I exhort you to accept this challenge of Jesus for one week! If you do, you will prove in experience that there is in fact more happiness (which is what the word blessed means), in giving than in getting.

Dick Woodward, 03 August 2009


The Fellowship of the Fig Tree

June 30, 2017

“… before Phillip called you I saw you under the fig tree.”  (John 1:48)

When Jesus was recruiting apostles, he had an interesting exchange with the one who was to become the Apostle Nathaniel. Nathaniel apparently had the regular practice of having times of intimate fellowship with God under a fig tree. When he met Jesus for the first time Jesus affirmed him as a Jew in whom there was no guile. When Nathaniel exclaimed, “How do you know me?” Jesus said in so many words: “I’m the One you’ve been talking to under the fig tree!” That really blew Nathaniel away and he was convinced forever that Jesus was the Son of God and many other things. (The whole story can be found in John 1:47-51).

I find this challenge in the exchange between Jesus and his apostle: do we have a fig tree or a place where we regularly meet with God and have intimate fellowship? You might call this, as I have, “The Fellowship of the Fig Tree.”

Years ago I gave a devotional to several hundred people on this concept. One of them, who became a dear brother, was in the furniture business. He gave me a beautiful artificial fig tree, placing it in my home where I had my quiet times with God every morning. He wanted me to have my intimate times with God under a fig tree. That was nearly 40 years ago. It is still here in our home today.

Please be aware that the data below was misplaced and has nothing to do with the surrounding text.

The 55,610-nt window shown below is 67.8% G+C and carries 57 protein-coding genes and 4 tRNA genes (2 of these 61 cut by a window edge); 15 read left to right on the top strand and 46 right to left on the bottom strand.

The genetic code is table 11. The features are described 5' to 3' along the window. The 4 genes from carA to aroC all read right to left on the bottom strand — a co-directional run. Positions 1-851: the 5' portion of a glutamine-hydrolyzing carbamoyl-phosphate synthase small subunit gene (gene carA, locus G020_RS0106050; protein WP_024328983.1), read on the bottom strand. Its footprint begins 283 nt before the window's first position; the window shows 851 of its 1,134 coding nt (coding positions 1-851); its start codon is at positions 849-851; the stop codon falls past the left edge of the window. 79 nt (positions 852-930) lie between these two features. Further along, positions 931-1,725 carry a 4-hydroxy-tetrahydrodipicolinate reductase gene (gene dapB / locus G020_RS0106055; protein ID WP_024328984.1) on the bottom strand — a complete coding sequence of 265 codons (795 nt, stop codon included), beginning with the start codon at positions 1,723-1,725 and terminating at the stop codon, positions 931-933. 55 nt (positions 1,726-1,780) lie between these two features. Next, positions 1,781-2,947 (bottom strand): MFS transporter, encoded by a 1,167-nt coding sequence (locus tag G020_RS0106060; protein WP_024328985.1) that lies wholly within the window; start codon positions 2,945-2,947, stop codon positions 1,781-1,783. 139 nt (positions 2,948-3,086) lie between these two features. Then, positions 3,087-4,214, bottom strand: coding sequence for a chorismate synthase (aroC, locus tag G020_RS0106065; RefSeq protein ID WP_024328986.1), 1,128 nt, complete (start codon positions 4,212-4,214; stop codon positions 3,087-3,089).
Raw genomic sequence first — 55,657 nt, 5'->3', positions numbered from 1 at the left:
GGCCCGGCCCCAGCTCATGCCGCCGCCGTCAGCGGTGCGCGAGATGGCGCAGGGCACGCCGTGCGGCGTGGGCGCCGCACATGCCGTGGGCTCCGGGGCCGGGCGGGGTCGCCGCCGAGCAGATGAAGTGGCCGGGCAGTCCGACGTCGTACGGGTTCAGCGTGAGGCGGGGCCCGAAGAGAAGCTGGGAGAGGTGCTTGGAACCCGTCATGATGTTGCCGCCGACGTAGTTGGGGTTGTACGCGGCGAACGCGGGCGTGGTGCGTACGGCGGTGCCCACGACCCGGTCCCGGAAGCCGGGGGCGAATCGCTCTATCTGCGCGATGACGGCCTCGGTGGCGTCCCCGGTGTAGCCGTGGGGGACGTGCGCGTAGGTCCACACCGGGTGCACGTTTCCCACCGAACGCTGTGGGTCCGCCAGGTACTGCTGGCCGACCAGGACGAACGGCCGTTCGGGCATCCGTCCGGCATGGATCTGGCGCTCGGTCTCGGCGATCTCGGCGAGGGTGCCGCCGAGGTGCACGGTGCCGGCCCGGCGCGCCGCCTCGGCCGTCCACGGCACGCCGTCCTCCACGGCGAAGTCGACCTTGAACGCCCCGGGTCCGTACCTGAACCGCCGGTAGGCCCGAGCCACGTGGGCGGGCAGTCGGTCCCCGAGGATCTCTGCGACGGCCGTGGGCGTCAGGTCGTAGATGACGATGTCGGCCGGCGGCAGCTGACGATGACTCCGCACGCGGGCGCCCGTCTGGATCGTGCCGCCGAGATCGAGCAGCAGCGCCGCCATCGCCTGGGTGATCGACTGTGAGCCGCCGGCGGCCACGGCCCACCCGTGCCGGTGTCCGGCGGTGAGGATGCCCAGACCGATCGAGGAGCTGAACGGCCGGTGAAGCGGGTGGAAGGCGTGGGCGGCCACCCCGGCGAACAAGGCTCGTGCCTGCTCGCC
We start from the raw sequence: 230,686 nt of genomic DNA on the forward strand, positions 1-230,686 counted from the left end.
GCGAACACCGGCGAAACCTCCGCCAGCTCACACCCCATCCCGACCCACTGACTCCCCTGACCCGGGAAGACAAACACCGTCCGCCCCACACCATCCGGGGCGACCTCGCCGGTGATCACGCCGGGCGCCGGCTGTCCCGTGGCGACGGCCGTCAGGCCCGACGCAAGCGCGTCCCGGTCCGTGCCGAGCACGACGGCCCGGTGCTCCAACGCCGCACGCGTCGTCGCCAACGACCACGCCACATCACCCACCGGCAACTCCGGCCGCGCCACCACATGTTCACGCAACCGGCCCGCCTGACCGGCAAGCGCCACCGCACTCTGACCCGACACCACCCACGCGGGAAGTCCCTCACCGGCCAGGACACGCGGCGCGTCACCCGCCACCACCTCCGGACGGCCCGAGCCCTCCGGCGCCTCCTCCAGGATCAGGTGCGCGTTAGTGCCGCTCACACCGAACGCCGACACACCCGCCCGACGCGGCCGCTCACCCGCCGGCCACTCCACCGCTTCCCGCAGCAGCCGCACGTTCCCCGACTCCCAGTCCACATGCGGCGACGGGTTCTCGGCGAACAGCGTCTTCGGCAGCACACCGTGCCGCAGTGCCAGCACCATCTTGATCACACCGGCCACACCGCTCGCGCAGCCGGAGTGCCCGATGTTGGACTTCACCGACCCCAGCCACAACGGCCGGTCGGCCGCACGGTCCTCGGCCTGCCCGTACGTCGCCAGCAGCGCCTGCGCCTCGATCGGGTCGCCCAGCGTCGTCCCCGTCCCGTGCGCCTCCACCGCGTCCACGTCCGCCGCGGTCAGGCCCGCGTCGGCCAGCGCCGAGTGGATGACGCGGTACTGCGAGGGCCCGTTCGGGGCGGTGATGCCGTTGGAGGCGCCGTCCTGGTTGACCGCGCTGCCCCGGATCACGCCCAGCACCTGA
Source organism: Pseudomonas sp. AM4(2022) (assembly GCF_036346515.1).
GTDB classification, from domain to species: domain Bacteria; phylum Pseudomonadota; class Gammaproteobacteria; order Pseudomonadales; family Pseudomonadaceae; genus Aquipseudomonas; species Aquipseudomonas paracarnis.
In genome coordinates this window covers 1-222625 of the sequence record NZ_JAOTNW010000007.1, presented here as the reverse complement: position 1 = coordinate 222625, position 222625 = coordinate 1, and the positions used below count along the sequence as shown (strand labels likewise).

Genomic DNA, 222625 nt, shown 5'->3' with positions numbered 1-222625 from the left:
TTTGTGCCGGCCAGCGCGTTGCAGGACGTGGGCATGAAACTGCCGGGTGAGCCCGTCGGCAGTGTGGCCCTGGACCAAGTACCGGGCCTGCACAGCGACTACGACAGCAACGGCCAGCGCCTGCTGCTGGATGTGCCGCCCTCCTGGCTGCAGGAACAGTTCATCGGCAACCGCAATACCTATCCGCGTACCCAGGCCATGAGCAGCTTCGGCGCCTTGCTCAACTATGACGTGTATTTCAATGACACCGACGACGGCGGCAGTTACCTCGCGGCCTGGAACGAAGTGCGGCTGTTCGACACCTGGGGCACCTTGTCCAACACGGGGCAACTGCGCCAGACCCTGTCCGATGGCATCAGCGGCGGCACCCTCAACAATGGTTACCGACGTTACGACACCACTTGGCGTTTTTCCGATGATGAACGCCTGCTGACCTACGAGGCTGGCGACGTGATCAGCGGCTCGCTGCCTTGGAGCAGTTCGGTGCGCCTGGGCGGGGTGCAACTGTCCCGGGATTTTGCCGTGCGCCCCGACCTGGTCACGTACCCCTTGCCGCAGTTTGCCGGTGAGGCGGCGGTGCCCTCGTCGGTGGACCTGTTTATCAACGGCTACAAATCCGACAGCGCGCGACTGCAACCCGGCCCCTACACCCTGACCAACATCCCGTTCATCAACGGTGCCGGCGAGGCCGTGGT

Do you belong to the Fellowship of the Fig Tree? Do you have a special place where you meet with God every day?

Dick Woodward, 07 July 2009


Paul’s 3rd Condition for Peace: Thinking About?

May 12, 2017

“…think on these things…”  (Philippians 4:8)

Paul and Jesus agree that we should think our way to peace (after praying!) Jesus challenged us: The eye is the lamp of the body. So, if your eye is sound, your whole body will be full of light; but if your eye is not sound, your whole body will be full of darkness.” (Matthew 6:22-23) Jesus was talking about how we think and look at things – our mindset and outlook.

Paul gives us the same counsel in his third condition for peace: we can decide how we are going to think, and how we are not going to think. He challenges us to think about things that are true, honorable, right, pure, lovely and good news. How much time do we spend thinking about things that are untrue, dishonorable, unjust, impure, ugly, and bad news?

Isaiah wrote, “You will keep him in perfect peace whose mind is fixed on You, because he trusts in You.” (Isaiah 26:3) Paul and Isaiah agree that if the trust is always, the peace is perfect and perpetual. If the trust is up and down, the peace is up and down. If there is no trust, there is no peace, because we must keep our minds continuously fixed on God, trusting.